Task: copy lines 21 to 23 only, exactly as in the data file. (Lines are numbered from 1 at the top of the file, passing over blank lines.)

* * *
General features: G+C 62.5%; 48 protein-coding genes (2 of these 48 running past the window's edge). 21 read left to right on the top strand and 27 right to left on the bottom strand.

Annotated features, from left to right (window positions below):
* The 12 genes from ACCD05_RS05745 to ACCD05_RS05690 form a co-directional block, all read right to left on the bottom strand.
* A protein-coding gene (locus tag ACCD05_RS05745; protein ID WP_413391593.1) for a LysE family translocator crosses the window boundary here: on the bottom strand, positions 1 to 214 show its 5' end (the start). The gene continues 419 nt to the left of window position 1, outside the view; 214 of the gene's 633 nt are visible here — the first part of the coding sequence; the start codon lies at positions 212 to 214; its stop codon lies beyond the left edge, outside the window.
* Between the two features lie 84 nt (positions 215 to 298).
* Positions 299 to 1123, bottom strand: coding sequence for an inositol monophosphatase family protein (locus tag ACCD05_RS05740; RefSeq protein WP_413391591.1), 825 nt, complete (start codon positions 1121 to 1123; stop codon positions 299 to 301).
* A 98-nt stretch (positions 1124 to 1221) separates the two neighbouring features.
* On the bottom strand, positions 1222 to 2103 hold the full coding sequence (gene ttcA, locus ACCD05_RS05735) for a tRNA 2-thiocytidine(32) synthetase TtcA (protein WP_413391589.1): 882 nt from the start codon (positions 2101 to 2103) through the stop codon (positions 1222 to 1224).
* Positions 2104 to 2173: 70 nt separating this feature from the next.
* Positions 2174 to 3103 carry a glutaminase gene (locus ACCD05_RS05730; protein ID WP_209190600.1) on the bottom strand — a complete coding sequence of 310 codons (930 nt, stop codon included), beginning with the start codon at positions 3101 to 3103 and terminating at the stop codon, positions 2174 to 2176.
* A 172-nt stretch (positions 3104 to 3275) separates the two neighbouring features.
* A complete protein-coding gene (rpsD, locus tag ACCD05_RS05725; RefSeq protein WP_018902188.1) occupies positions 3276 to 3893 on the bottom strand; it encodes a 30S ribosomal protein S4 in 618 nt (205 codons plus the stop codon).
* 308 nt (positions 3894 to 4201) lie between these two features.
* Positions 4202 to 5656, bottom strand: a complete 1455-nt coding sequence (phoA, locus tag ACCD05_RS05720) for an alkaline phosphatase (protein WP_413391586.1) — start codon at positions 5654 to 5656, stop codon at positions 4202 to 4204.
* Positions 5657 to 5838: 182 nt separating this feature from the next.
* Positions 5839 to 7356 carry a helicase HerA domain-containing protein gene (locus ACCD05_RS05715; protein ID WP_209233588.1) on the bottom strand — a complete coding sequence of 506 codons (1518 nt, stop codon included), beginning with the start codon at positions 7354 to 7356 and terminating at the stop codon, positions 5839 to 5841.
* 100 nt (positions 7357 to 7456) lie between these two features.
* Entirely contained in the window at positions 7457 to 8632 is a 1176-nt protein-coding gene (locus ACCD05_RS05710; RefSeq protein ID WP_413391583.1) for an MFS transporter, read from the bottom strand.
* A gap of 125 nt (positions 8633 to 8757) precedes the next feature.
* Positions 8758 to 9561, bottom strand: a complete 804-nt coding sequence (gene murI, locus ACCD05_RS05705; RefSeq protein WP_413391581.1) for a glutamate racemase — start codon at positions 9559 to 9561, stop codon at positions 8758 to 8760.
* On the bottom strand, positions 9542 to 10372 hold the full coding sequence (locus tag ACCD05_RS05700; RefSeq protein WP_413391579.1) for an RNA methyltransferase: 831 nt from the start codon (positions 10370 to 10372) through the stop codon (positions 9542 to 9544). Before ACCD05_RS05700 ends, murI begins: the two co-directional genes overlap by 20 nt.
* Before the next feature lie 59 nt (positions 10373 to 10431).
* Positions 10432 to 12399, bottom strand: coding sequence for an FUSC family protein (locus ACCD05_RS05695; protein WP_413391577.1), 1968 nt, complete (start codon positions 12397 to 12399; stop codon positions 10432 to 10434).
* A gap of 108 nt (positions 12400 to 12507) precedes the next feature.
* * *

* On the bottom strand, positions 9542 to 10372 hold the full coding sequence (locus tag ACCD05_RS05700; RefSeq protein WP_413391579.1) for an RNA methyltransferase: 831 nt from the start codon (positions 10370 to 10372) through the stop codon (positions 9542 to 9544). Before ACCD05_RS05700 ends, murI begins: the two co-directional genes overlap by 20 nt.
* Before the next feature lie 59 nt (positions 10373 to 10431).
* Positions 10432 to 12399, bottom strand: coding sequence for an FUSC family protein (locus ACCD05_RS05695; protein WP_413391577.1), 1968 nt, complete (start codon positions 12397 to 12399; stop codon positions 10432 to 10434).